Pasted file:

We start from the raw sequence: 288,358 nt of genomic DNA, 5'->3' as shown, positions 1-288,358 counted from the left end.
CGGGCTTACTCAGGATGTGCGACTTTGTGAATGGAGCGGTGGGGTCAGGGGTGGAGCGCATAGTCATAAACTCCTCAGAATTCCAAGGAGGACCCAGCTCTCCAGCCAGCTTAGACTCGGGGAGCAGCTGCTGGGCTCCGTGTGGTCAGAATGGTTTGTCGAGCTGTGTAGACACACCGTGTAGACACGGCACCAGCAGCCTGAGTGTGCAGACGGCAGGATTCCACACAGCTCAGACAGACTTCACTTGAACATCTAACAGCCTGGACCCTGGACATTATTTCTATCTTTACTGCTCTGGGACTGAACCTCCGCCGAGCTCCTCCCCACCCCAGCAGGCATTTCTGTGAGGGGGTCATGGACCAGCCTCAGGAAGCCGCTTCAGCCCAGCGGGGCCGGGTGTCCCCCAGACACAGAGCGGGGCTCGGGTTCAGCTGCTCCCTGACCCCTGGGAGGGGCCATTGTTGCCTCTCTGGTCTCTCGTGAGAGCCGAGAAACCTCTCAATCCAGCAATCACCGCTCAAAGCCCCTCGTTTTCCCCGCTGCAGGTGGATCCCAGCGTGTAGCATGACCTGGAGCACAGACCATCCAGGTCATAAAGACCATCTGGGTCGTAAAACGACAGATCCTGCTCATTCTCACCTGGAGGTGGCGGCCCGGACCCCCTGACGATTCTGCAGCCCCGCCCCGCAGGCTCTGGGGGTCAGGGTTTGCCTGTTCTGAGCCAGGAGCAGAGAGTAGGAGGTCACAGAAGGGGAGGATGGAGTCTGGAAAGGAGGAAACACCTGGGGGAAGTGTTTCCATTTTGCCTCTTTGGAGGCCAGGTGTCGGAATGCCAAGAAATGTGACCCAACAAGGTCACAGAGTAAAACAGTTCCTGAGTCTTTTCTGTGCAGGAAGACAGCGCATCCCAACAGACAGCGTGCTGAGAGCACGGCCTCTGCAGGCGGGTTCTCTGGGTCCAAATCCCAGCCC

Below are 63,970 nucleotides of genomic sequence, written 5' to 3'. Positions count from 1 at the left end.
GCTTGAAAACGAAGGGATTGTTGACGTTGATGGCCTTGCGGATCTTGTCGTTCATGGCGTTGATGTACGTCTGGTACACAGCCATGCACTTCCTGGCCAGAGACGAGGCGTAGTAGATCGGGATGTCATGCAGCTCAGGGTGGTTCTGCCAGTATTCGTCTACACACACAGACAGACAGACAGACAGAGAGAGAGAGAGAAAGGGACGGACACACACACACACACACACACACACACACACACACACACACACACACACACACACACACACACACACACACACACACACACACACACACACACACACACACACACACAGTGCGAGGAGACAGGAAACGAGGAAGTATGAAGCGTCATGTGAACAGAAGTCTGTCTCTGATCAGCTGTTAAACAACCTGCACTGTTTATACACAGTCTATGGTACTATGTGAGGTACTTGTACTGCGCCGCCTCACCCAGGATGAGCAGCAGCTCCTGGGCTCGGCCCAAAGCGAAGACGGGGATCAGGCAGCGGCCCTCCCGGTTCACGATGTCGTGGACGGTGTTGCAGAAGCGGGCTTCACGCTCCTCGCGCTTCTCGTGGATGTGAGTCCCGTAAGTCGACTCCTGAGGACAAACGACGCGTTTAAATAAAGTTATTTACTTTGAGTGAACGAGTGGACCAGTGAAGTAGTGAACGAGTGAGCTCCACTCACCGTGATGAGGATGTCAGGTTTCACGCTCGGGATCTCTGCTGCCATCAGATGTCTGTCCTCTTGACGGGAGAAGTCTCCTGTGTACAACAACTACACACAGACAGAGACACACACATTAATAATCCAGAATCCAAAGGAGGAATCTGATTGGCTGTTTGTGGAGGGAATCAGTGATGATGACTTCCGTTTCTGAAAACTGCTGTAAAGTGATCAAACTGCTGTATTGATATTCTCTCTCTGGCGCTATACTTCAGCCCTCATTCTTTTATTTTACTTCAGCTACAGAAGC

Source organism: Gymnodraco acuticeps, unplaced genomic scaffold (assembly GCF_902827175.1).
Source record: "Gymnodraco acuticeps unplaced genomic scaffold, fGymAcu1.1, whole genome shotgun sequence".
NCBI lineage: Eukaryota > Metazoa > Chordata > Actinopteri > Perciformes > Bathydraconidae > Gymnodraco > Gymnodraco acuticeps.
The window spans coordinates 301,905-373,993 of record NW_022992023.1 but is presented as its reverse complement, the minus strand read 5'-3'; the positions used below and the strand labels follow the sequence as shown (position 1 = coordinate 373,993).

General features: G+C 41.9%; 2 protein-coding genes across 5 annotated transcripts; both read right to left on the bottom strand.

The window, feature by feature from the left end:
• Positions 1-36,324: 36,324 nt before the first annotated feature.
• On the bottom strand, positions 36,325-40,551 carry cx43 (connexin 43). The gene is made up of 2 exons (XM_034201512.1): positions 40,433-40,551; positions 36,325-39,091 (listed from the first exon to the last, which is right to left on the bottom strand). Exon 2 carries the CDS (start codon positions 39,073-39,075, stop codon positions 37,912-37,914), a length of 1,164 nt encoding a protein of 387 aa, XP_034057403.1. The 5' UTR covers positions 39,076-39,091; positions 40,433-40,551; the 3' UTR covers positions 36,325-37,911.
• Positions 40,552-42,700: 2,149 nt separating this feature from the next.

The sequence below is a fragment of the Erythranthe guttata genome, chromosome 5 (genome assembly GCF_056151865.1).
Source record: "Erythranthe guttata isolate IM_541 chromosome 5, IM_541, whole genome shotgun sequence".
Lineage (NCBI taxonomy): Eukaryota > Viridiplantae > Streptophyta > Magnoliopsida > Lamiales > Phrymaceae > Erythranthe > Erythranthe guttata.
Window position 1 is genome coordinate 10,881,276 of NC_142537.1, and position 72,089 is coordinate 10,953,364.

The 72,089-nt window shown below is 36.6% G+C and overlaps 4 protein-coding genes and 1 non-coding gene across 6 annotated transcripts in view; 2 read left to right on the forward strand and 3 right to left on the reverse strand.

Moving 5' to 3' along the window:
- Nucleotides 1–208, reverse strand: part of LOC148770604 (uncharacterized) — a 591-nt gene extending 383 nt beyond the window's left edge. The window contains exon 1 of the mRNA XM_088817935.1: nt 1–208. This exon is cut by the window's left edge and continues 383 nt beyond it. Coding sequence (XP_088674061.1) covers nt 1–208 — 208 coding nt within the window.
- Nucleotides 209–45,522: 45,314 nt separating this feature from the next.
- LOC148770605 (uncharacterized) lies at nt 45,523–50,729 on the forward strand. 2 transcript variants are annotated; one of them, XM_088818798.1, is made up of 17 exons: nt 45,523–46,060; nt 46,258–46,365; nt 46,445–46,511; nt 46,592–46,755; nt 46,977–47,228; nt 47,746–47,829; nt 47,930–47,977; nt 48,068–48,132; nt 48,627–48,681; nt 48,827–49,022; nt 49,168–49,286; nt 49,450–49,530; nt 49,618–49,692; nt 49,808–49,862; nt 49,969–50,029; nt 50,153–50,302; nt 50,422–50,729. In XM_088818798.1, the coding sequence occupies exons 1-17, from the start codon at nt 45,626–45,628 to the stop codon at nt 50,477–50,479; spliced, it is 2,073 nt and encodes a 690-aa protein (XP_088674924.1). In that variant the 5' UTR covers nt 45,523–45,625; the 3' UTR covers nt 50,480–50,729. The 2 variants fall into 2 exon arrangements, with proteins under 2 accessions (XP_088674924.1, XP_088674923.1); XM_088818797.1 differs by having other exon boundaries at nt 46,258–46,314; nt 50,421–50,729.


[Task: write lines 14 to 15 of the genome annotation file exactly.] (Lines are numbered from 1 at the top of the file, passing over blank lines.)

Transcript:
The sequence below is a fragment of the Erythranthe guttata genome, chromosome 5 (genome assembly GCF_056151865.1).
Source record: "Erythranthe guttata isolate IM_541 chromosome 5, IM_541, whole genome shotgun sequence".